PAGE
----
Results 1  10
of
50
Correlation And Dependence In Risk Management: Properties And Pitfalls
 RISK MANAGEMENT: VALUE AT RISK AND BEYOND
, 1999
"... Modern risk management calls for an understanding of stochastic dependence going beyond simple linear correlation. This paper deals with the static (nontimedependent) case and emphasizes the copula representation of dependence for a random vector. Linear correlation is a natural dependence measure ..."
Abstract

Cited by 195 (30 self)
 Add to MetaCart
Modern risk management calls for an understanding of stochastic dependence going beyond simple linear correlation. This paper deals with the static (nontimedependent) case and emphasizes the copula representation of dependence for a random vector. Linear correlation is a natural dependence measure for multivariate normally and, more generally, elliptically distributed risks but other dependence concepts like comonotonicity and rank correlation should also be understood by the risk management practitioner. Using counterexamples the falsity of some commonly held views on correlation is demonstrated; in general, these fallacies arise from the naive assumption that dependence properties of the elliptical world also hold in the nonelliptical world. In particular, the problem of finding multivariate models which are consistent with prespecified marginal distributions and correlations is addressed. Pitfalls are highlighted and simulation algorithms avoiding these problems are constructed. ...
Understanding relationships using copulas
 North American Actuarial Journal
, 1998
"... This article introduces actuaries to the concept of "copulas, " a tool for understanding relationships among multivariate outcomes. A copula is a function that links univariate marginals to their full multivariate distribution. Copulas were introduced in 1959 in the context of probabilisti ..."
Abstract

Cited by 108 (0 self)
 Add to MetaCart
This article introduces actuaries to the concept of "copulas, " a tool for understanding relationships among multivariate outcomes. A copula is a function that links univariate marginals to their full multivariate distribution. Copulas were introduced in 1959 in the context of probabilistic metric spaces. Recently, there has been a rapidly developing literature on the statistical properties and applications of copulas. This article explores some of these practical applications, including estimation of joint life mortality and multidecrement models. In addition, we describe basic properties of copulas, their relationships to measures of dependence and several families of copulas that have appeared in the literature. An annotated bibliography provides a resource for researchers and practitioners who wish to continue their study of copulas. This article will also be useful to those who wish to use copulas for statistical inference. Statistical inference procedures are illustrated using insurance company data on losses and expenses. For this data, we (1) show how to fit copulas and (2) describe their usefulness by pricing a reinsurance contract and estimating expenses for prespecified losses.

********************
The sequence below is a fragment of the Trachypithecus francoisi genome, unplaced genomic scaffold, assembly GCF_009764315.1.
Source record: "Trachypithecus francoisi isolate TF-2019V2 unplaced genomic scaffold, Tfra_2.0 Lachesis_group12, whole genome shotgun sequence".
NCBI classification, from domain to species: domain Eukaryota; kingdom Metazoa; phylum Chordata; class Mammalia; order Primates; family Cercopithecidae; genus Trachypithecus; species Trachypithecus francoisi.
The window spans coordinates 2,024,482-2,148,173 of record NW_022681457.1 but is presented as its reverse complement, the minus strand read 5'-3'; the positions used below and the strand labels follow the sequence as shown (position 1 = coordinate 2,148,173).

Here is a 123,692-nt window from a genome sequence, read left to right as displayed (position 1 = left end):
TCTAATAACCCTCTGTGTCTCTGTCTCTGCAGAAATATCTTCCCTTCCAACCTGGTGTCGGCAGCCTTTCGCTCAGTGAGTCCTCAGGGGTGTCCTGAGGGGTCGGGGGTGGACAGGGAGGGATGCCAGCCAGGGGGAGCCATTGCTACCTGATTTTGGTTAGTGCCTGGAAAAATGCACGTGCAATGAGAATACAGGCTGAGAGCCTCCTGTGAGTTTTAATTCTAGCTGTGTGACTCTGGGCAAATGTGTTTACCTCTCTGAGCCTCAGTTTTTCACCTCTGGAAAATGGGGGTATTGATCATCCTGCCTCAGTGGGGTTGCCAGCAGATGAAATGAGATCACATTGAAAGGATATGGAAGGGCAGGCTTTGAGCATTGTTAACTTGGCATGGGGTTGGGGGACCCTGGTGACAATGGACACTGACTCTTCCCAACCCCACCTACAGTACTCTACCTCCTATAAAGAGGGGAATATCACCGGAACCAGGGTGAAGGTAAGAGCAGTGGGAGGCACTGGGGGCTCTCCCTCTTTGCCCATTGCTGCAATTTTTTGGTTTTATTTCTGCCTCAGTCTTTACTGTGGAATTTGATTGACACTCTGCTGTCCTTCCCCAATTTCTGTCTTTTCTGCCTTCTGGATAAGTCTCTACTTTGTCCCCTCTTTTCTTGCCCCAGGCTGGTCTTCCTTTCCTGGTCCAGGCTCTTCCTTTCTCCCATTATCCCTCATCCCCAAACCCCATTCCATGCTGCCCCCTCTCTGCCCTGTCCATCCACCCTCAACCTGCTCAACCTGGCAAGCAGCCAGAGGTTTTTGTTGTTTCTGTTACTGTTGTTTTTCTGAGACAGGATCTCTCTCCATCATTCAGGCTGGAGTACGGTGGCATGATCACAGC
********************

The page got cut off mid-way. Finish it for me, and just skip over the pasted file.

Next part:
Computer Experiments
, 1996
"... Introduction Deterministic computer simulations of physical phenomena are becoming widely used in science and engineering. Computers are used to describe the flow of air over an airplane wing, combustion of gasses in a flame, behavior of a metal structure under stress, safety of a nuclear reactor, a ..."
Abstract

Cited by 67 (5 self)
 Add to MetaCart
Introduction Deterministic computer simulations of physical phenomena are becoming widely used in science and engineering. Computers are used to describe the flow of air over an airplane wing, combustion of gasses in a flame, behavior of a metal structure under stress, safety of a nuclear reactor, and so on. Some of the most widely used computer models, and the ones that lead us to work in this area, arise in the design of the semiconductors used in the computers themselves. A process simulator starts with a data structure representing an unprocessed piece of silicon and simulates the steps such as oxidation, etching and ion injection that produce a semiconductor device such as a transistor. A device simulator takes a description of such a device and simulates the flow of current through it under varying conditions to determine properties of the device such as its switching speed and the critical voltage at which it switches. A circuit simulator takes a list of devices and the
Uncertainty analysis of climate change and policy response
 Climatic Change
, 2003
"... Abstract. To aid climate policy decisions, accurate quantitative descriptions of the uncertainty in climate outcomes under various possible policies are needed. Here, we apply an earth systems model to describe the uncertainty in climate projections under two different policy scenarios. This study i ..."
Abstract

Cited by 51 (12 self)
 Add to MetaCart